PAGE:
One summer Saturday in 1956,
I was at Croydon making myself generally useful
and trying to scrounge the odd flight. I was
hanging about at the hangars when a chap I
had seen around a bit asked if I could help
him push a Percival Proctor out. (This is
precisely why I would hang around the hangars.
In fact that's why they're called hangars.
Then I could say: "Are you going flying?
Got a spare seat? OK if I come along?"
The desired answers are yes, yes and yes,
in that order. I got them.) The next question,
of course, is "Where are you going?"
When he answered, it was one
of those delightful surprises life seems to
store up and dish out at random intervals.
"What, now?" I said.
It was about 6:30 pm, but, being August, was
still broad daylight.
"Yes. Soon, in fact."
Good job I always had my passport with me,
just in case. I called home and told 'em what
I was up to.
This Proctor, G-ANYV, had no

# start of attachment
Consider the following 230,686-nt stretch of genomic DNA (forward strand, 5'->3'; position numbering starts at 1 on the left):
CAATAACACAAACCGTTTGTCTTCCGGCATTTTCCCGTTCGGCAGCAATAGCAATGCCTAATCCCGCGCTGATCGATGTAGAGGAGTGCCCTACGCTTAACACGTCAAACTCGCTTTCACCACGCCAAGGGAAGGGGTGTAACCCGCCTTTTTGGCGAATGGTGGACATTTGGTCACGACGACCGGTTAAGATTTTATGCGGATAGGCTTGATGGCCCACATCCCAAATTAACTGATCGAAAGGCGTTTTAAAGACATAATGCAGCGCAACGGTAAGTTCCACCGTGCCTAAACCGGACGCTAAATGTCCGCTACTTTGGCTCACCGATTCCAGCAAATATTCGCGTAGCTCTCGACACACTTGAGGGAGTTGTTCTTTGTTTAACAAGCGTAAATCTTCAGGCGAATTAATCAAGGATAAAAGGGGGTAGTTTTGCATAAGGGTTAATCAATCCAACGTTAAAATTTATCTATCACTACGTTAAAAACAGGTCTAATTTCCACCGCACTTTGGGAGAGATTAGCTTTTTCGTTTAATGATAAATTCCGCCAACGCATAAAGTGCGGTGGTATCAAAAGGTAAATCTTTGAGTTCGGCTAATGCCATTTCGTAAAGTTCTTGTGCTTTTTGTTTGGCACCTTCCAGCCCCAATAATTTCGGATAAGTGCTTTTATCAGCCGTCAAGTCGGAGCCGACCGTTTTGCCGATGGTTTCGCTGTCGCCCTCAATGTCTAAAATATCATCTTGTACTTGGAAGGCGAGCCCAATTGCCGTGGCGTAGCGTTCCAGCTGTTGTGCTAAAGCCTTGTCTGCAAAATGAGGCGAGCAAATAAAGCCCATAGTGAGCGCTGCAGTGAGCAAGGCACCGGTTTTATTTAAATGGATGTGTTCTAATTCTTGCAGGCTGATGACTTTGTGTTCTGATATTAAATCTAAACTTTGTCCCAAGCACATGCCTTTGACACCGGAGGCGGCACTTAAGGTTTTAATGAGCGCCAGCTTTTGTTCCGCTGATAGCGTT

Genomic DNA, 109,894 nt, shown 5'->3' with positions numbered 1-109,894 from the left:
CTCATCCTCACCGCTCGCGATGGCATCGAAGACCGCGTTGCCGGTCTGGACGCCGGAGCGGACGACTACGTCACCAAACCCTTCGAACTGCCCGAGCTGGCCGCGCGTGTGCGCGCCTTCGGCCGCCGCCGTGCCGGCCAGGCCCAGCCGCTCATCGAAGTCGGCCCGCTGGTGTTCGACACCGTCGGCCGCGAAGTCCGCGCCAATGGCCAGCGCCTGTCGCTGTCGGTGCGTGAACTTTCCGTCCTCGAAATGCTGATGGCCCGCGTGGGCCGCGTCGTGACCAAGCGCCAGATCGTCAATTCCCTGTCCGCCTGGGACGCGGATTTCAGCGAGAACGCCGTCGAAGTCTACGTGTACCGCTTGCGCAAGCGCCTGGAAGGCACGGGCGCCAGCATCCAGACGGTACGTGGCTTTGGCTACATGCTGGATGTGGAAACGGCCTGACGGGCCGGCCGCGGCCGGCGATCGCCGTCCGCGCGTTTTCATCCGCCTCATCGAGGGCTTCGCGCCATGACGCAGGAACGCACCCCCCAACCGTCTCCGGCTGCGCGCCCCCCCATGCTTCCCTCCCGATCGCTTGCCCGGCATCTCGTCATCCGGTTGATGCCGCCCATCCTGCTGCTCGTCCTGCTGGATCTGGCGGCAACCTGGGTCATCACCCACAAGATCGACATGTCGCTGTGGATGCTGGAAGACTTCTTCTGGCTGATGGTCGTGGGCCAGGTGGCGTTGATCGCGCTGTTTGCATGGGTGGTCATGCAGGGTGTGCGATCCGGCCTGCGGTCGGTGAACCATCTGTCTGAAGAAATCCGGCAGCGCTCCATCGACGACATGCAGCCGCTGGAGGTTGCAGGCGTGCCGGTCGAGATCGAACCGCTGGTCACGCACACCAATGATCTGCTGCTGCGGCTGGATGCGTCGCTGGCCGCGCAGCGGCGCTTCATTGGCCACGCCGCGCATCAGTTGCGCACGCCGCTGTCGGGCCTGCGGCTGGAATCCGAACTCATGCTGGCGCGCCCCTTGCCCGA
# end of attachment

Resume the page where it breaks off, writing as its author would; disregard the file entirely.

radio or navigation aids. Nada. Fortunately,
the weather was good, but shortly after crossing
the French coast it got dark. I was ensconced
in the back seat, which was quite a long way
from the two at the front. I had no controls
and no intercom, so communication was by shouting.
All I could do was watch and look at the map
with a flashlight.
Paris was not difficult to
find. It ain't called the City of Light for
nuthin'. We flew right over it. There was
the Eiffel Tower. Yes, definitely Paris. Now
to find our destination: Toussus le Noble,
a small field for private planes about ten
miles west of Orly, the major international
airport south of Paris. Orly was easy to see.
There were all these lights and Stratocruisers,
Super Connies and DC 7s coming and going.
But off in the dark bit, to the west, we could
not find Toussus. If our pilot had done a
bit more careful checking, he would have discovered
that Toussus was, in fact, closed at night.
We surely did not want to go into Orly without
radio, especially at night. So what to do?